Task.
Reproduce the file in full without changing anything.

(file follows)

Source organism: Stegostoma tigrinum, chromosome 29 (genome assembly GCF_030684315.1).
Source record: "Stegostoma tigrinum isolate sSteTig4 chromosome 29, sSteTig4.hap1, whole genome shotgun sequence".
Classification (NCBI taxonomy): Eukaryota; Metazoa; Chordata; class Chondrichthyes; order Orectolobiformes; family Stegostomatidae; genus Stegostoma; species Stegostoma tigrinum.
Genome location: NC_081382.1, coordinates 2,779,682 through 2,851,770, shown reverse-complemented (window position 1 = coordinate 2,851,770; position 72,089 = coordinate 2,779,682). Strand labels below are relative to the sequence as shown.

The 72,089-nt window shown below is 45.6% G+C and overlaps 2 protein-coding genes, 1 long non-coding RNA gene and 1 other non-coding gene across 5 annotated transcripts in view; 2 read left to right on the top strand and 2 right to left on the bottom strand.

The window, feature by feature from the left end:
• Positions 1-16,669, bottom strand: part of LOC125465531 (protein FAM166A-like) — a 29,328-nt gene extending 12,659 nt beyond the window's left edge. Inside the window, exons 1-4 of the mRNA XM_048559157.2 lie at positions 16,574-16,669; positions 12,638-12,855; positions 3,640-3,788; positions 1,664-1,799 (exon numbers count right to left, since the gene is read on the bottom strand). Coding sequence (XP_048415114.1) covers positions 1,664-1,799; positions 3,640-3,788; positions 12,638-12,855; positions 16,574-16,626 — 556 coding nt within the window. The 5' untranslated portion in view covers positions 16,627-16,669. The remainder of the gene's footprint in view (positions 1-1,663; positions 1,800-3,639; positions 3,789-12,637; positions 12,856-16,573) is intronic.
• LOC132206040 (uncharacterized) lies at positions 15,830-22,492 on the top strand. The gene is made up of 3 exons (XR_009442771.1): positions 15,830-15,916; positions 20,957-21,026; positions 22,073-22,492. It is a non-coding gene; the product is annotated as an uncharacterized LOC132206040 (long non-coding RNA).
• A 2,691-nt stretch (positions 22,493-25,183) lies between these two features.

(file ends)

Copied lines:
Source organism: Stegostoma tigrinum, chromosome 29 (genome assembly GCF_030684315.1).
Source record: "Stegostoma tigrinum isolate sSteTig4 chromosome 29, sSteTig4.hap1, whole genome shotgun sequence".
Classification (NCBI taxonomy): Eukaryota; Metazoa; Chordata; class Chondrichthyes; order Orectolobiformes; family Stegostomatidae; genus Stegostoma; species Stegostoma tigrinum.
Genome location: NC_081382.1, coordinates 2,779,682 through 2,851,770, shown reverse-complemented (window position 1 = coordinate 2,851,770; position 72,089 = coordinate 2,779,682). Strand labels below are relative to the sequence as shown.

The 72,089-nt window shown below is 45.6% G+C and overlaps 2 protein-coding genes, 1 long non-coding RNA gene and 1 other non-coding gene across 5 annotated transcripts in view; 2 read left to right on the top strand and 2 right to left on the bottom strand.

The window, feature by feature from the left end:
• Positions 1-16,669, bottom strand: part of LOC125465531 (protein FAM166A-like) — a 29,328-nt gene extending 12,659 nt beyond the window's left edge. Inside the window, exons 1-4 of the mRNA XM_048559157.2 lie at positions 16,574-16,669; positions 12,638-12,855; positions 3,640-3,788; positions 1,664-1,799 (exon numbers count right to left, since the gene is read on the bottom strand). Coding sequence (XP_048415114.1) covers positions 1,664-1,799; positions 3,640-3,788; positions 12,638-12,855; positions 16,574-16,626 — 556 coding nt within the window. The 5' untranslated portion in view covers positions 16,627-16,669. The remainder of the gene's footprint in view (positions 1-1,663; positions 1,800-3,639; positions 3,789-12,637; positions 12,856-16,573) is intronic.
• LOC132206040 (uncharacterized) lies at positions 15,830-22,492 on the top strand. The gene is made up of 3 exons (XR_009442771.1): positions 15,830-15,916; positions 20,957-21,026; positions 22,073-22,492. It is a non-coding gene; the product is annotated as an uncharacterized LOC132206040 (long non-coding RNA).
• A 2,691-nt stretch (positions 22,493-25,183) lies between these two features.